'close down' = to shut
- We have closed down the small local branches and created bigger regional offices.
- The factory closed down in the 1970's because it was too expensive to produce here.
'fight against' = to make an effort to stop something happening
- All the workers fought against the closure but the plant was no longer profitable.
- The unions have been fighting against the proposed changes as they think it will mean job losses.
'go back on something' = to change an agreement
- We had come to an agreement but now she has gone back on it.
- The company promised to review the situation but went back on its word and didn't.
'put back' = to postpone, delay in time
- They promised to make a decision today but it has been put back until next week.
- My visit has been put back until a later date when it will be easier to plan.
'fall behind' = not risen as fast as, fail to do something as fast as required
- We have fallen behind schedule. It won't be completed on time.
- Our salaries have fallen behind the national average with the small increase we have had.
'turn down' = to refuse, not accept
- We offered a two per cent increase but it was turned down.
- We offered him a much higher salary but he turned it down and didn't join our team.
'fill in for someone' = to replace someone during an absence
- I need to brief the person who will be filling in for me while I am on maternity.
- I filled in for Jamie while he was on holiday.
'back someone up' = to support or to help
- Whenever there is a dispute with someone in my team, my manager always backs me up.
- Nobody backed him up when he said he had been discriminated against.
'work out' = to calculate
- I don't know how much holiday I have left. I need to work it out.
- We need to work out how much this is really going to cost.
'drag on' = to last a long time, go on longer than anticipated
- The negotiations are dragging on. I think we'll never reach an agreement.
- The meeting dragged on and on. I thought I'd never get home.
'get on' = to have a good relationship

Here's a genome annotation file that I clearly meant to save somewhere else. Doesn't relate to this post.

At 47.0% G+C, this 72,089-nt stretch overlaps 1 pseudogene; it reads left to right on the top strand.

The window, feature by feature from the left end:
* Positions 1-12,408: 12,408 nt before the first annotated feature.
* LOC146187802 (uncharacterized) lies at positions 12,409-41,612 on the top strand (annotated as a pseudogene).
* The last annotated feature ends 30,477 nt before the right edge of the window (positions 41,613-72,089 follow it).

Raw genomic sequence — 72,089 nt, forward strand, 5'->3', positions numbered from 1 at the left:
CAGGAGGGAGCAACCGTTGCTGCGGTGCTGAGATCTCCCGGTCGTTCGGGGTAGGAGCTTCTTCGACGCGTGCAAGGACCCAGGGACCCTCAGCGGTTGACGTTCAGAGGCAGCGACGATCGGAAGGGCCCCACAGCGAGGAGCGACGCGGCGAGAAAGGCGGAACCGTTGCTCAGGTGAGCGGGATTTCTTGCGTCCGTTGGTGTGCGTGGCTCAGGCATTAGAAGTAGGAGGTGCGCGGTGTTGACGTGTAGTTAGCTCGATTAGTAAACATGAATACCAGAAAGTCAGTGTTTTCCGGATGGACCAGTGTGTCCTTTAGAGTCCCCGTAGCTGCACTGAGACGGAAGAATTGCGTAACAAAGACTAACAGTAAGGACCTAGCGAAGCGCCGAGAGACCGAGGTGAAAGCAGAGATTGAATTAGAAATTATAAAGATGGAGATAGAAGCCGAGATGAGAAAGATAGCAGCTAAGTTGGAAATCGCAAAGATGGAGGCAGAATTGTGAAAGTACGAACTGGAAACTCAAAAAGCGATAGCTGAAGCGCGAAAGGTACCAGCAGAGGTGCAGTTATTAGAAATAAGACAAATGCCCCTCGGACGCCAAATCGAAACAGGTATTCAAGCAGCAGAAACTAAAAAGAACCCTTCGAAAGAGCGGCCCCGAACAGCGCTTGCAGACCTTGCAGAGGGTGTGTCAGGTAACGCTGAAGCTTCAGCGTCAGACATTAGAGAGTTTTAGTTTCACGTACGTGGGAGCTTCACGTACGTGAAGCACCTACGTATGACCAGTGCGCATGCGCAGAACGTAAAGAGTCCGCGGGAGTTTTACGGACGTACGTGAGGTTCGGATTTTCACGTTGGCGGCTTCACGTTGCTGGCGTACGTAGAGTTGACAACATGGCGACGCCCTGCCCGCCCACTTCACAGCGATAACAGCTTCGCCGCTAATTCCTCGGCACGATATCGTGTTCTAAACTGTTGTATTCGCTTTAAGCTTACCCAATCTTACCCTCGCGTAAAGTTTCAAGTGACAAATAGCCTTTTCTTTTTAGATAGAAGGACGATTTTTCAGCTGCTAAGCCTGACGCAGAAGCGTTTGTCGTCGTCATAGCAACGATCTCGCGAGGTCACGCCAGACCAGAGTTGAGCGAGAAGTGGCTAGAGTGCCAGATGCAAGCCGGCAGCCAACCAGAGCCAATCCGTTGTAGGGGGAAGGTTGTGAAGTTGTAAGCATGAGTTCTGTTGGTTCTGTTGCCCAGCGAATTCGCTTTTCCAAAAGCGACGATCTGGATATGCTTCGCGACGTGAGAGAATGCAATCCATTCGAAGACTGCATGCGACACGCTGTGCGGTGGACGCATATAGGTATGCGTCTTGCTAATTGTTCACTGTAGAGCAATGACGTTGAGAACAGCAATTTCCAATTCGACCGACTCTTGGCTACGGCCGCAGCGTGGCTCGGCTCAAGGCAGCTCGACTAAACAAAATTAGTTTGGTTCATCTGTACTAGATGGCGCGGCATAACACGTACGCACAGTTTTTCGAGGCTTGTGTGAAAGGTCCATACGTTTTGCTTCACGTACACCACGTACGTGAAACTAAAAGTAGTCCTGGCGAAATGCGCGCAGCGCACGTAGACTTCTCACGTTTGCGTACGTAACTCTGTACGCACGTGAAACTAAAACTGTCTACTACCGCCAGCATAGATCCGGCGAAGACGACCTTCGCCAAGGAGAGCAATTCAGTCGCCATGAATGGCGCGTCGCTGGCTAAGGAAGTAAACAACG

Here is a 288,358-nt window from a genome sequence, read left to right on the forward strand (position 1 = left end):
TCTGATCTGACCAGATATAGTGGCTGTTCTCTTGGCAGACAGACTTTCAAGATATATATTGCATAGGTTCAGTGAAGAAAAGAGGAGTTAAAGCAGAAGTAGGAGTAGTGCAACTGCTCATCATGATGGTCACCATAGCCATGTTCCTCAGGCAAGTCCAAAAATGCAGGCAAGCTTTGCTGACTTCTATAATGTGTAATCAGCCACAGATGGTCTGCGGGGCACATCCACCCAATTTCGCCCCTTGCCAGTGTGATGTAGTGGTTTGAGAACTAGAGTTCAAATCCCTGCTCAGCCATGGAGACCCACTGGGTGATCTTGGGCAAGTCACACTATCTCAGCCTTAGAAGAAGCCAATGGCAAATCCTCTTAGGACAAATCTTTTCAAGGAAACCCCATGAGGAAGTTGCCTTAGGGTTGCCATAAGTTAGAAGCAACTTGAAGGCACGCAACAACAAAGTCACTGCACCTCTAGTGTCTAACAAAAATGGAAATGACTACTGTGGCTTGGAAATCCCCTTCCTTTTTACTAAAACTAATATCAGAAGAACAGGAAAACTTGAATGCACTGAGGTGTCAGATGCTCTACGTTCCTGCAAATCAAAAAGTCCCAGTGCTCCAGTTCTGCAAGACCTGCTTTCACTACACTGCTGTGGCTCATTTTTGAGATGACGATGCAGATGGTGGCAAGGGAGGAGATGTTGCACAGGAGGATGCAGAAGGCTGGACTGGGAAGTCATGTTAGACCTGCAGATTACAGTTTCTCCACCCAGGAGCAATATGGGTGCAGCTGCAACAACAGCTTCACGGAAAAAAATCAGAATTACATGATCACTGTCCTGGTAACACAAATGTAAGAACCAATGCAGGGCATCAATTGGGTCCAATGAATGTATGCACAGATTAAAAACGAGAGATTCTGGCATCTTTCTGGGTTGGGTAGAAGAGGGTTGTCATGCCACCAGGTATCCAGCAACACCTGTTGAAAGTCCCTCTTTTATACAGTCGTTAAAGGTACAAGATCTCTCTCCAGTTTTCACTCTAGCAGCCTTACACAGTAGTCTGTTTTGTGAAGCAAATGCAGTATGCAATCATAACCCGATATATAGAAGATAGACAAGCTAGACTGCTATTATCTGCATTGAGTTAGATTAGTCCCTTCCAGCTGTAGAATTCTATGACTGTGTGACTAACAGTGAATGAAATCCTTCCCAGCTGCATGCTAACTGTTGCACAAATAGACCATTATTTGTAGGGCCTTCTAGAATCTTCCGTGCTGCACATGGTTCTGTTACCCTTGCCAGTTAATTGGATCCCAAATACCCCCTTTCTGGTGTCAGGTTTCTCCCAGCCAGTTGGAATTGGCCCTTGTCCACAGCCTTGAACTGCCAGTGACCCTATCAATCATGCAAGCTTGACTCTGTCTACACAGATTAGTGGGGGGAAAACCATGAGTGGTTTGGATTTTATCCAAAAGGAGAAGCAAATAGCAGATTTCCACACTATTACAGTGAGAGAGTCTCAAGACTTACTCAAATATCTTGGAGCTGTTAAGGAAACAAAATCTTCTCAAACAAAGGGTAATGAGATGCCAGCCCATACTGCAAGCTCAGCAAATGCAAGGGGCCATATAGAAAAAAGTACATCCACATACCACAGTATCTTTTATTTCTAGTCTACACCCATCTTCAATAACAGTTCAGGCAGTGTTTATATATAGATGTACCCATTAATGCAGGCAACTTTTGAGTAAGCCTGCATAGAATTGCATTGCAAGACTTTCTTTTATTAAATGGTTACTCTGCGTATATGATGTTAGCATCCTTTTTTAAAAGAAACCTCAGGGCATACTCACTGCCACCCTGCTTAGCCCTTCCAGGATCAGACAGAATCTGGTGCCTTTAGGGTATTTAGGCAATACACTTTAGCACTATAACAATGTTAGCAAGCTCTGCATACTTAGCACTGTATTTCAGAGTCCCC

- I don't like my boss. We just don't get on.
- The atmosphere is terrible. He doesn't get on with his co-workers.
- Before we offer her the job, we need to follow up on her references.
- The training is followed up by regular refresher courses over a six-month period.
- I'd like to discuss it further. Can we set up a meeting?
- I've set up interviews with the remaining three candidates.
- I'd like to leave early on Friday. I'll make up the time next week.
- There was an error in your expenses. We'll make up the difference next month.
- He's leaving at the end of the month. He has handed in his resignation.
- I haven't handed my time sheet in yet. I must do it now.
- They asked him to leave immediately. He didn't have to work out his notice.
- He negotiated a deal so he didn't have to work out his notice and could leave sooner.
- We don't know who is going to replace Sue. We have to sort it out soon.
- I have finally sorted out the error on the time sheets. It's all correct now.
- We still haven't found a suitable candidate. We'll have to carry on looking.
- Until we get the new software installed, we'll have to carry on using the old.
- They had agreed to do it but then backed out.
- He had accepted the post but backed out at the last minute so we're considering other candidates.
- I think your idea is a good one. I think we should go with it.
- We're not really sure which agency to go with. We don't think any of them are really what we are really looking for.